JUNEAU, Alaska (AP) — The U.S. Environmental Protection Agency is taking the first steps toward possibly restricting or even prohibiting development of a massive gold-and-copper prospect near the headwaters of a world-premier sockeye salmon fishery in southwest Alaska.
The federal agency will ask the state and those behind the proposed Pebble Mine to make their case for the project.
ANCHORAGE, Alaska (AP) — Tear apart an electric car's rechargeable battery and you'll find a mineral normally associated with No. 2 pencils.
And experts say the promise of expanded uses for "pencil lead" in lithium-ion batteries — used in cars, cellphones and tablet computers — as well as a decrease in supply from China has helped touch off the largest wave of mining projects in decades.
MELBOURNE, Australia (AP) — BHP Billiton, the world's biggest miner, Tuesday reported a better-than-expected half year profit of $8.1 billion as cost cuts offset lower commodity prices.
The Anglo-Australian company's shareholders could participate in a company share buyback in six months. Chief executive Andrew Mackenzie said net debt could be down to $25 billion by then, a level he has previously said could trigger a capital return.
BHP's net profit for the July-December half year jumped 83 percent to $8.1 billion from $4.4 billion a year earlier.
Stripping out one-time gains and losses, profit was up 31 percent to $7.8 billion. That was well ahead of analyst forecasts of about $7 billion.
Investigators for Democrats on the Senate Energy and Natural Resources Committee said in a report that the Bureau of Land Management's coal leasing program has allowed some companies to pay low rates for leases and benefit from low royalties at taxpayer cost, The New York Times reports.
In contrast to Democratic arguments that a GAO report highlights problems with the federal coal leasing program, Sen. Mike Enzi, R-Wyo., said the $1 billion in leasing revenue detailed in the report proves the economic necessity of the program, The Hill reports.
BILLINGS, Mont. (AP) — Congressional investigators have found problems with federal coal sales that might have cost taxpayers $200 million or more in lost revenue, a senator said Tuesday.
Citing a new report by investigators at the non-partisan U.S. Government Accountability Office, U.S. Sen. Edward Markey, D-Mass., called for the sales to be suspended until the problems are rectified.
More than 40 percent of U.S. coal production — or about 450 million tons a year — comes from public lands leased by the government to mining companies under the century-old Mineral Leasing Act. Those leases bring in more than $1 billion in annual revenue.
RENO, Nev. (AP) — An assistant U.S. secretary of labor has criticized a Nevada gold mine for failing to protect its workers after federal inspectors issued more than 60 citations and orders involving health and safety violations subject to more than $200,000 in potential penalties.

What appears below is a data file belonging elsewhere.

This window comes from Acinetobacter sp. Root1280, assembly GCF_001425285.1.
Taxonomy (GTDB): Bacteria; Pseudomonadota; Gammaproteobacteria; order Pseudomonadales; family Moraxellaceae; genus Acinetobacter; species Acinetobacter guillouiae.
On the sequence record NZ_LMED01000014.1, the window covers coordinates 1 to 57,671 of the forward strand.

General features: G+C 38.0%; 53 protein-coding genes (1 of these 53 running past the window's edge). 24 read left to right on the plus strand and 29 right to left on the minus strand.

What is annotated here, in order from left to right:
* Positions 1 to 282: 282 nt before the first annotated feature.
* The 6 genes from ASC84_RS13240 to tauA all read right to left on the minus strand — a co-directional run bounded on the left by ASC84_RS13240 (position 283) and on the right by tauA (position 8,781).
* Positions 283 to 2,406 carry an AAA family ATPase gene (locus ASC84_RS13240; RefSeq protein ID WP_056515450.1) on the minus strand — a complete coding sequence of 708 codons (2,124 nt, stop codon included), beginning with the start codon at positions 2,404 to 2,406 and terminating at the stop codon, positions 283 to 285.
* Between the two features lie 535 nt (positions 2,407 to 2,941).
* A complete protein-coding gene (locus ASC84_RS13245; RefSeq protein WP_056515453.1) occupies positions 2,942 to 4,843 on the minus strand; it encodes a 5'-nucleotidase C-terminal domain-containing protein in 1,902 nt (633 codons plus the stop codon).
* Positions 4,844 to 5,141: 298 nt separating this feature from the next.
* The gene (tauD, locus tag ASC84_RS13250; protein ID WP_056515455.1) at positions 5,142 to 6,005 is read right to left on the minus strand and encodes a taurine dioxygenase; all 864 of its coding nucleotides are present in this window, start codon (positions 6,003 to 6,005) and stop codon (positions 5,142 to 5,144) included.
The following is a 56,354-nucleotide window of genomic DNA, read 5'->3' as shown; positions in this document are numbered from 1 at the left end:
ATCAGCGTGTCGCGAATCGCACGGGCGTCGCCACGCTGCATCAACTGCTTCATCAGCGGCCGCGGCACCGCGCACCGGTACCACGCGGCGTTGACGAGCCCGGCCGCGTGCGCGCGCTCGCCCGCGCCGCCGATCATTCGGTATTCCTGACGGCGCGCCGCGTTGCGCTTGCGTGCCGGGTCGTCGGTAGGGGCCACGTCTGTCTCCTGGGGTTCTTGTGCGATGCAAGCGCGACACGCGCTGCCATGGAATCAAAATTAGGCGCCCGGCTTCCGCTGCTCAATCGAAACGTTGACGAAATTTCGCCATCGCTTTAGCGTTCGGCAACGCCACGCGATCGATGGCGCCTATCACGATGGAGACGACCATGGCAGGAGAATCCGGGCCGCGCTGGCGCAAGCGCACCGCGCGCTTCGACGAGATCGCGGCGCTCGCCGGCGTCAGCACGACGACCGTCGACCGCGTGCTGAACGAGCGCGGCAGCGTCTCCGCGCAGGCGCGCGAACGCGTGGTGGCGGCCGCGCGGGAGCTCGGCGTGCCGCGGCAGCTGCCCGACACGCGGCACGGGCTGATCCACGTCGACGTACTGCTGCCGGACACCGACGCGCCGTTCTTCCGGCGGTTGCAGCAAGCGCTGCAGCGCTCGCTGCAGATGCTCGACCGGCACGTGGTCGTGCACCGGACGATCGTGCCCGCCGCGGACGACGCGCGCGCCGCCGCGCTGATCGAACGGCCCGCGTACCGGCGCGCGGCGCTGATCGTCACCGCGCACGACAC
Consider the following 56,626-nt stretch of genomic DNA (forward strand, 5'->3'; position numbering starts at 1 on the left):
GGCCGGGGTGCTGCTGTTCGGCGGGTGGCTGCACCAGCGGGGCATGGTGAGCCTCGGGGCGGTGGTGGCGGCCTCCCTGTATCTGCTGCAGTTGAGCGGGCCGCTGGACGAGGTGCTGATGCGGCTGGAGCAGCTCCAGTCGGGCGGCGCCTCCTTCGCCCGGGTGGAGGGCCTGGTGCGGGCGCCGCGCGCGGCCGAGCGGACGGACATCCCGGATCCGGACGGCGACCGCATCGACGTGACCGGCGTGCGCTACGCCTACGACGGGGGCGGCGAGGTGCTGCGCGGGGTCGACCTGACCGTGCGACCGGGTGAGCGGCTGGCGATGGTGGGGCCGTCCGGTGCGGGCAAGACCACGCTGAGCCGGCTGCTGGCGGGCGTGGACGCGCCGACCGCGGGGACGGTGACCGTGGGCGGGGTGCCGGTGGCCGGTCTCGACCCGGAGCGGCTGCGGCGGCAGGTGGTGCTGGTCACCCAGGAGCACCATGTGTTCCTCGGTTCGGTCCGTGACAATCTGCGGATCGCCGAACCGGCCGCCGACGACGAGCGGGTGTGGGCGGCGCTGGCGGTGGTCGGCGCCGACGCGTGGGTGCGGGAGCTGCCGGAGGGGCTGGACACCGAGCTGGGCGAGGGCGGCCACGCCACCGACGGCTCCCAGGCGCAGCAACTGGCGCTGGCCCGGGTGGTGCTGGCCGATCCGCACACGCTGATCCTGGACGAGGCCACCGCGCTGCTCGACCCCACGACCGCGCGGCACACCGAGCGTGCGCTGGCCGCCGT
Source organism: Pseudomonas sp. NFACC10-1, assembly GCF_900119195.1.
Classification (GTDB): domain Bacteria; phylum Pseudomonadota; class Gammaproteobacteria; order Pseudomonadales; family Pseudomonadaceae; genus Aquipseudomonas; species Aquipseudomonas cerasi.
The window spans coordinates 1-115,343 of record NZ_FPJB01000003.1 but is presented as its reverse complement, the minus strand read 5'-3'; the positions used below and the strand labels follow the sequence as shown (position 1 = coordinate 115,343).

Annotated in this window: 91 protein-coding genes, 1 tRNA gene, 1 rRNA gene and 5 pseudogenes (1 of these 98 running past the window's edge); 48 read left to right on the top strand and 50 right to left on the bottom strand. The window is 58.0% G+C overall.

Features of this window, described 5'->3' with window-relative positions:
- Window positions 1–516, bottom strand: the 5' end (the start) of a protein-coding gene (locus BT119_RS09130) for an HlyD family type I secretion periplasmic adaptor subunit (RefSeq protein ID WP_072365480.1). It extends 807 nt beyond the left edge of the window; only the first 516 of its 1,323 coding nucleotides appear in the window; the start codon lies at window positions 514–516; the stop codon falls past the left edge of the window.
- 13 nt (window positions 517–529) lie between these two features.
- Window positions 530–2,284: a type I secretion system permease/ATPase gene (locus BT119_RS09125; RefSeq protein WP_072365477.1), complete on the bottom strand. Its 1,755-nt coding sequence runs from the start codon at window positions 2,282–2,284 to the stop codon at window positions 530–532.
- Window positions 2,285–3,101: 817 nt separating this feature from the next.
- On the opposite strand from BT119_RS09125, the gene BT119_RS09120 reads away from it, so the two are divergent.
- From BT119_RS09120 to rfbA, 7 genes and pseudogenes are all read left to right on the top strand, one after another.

A review issued Wednesday noted that Veris Gold USA Inc., owner and operator of the Jerritt Canyon mine in Elko County, didn't have to report an electrical explosion and fire that injured two employees there on Dec. 19 because inspectors for the Mining Safety and Health Administration were already on site documenting infractions.
The violations included blocked emergency escape routes, faulty pressure relief valves and improperly stored hazardous chemicals at the operation that has 120 workers about 50 miles north of Elko, the mining administration said.
The Senate has voted to end debate on the nominations of Jeffery M. Baran and Stephen G. Burns to the Nuclear Regulatory Commission, with a final confirmation vote expected Tuesday afternoon, The Hill reports.
A study being published Tuesday in the Bulletin of the Seismological Society of America makes specific links between wastewater injection and earthquakes in the area of the Raton Basin using seismic monitors and fluid-injection data, The Wall Street Journal reports.
A combination of growing supply from Libya at a time when statistics are indicating weaker demand from the world’s big economies was continuing to pressure oil prices Tuesday. U.S. benchmark crude for October delivery was 22 cents lower to $92.70 a barrel in electronic trading on the Nymex, while in London November Brent dropped 8 cents to $97.80, Reuters reports.
Under terms of its initial public offering announced Monday, Vantage Energy -– an oil and gas company operating in the Barnett and Marcellus Shale plays -– hopes to sell 23,550,000 at $24 to $27 a share, the Denver Business Journal reports.
The California Independent System Operator has directed its participants to limit maintenance in the Southern California region, as well as marshalling extra electricity generation throughout the state in response to additional demand caused by this week’s heat wave, Platts reports.
Two Nevada fire chiefs say they are concerned that smart meters may have been responsible for nine recent fires over the past two years, even though NV Energy has installed 1.1 million of them, The Associated Press reports.
A proposal from the Environmental Protection Agency to collect fines and other debts by garnishing people’s wages would be blocked under legislation introduced by Sens. Mike Johanns, R-Neb., and John Thune, R-S.D., The Hill reports.
A patch of algae bloom in the north Atlantic converted 24,000 tons of CO2, nearly two thirds of it in a week, before it was killed by a virus that then helped it sink to the ocean floor, according to researchers – including some from the Woods Hole Oceanographic Institute -- who published their findings in Current Biology, E&E reports.
Data from NASA’s Goddard Institute for Space Studies released Monday showed that 2014 saw the warmest August since records began 130 years ago, although director Gavin Schmidt said statistically the difference is slight and the significance is to be found in long-term trends, The Weather Channel reports.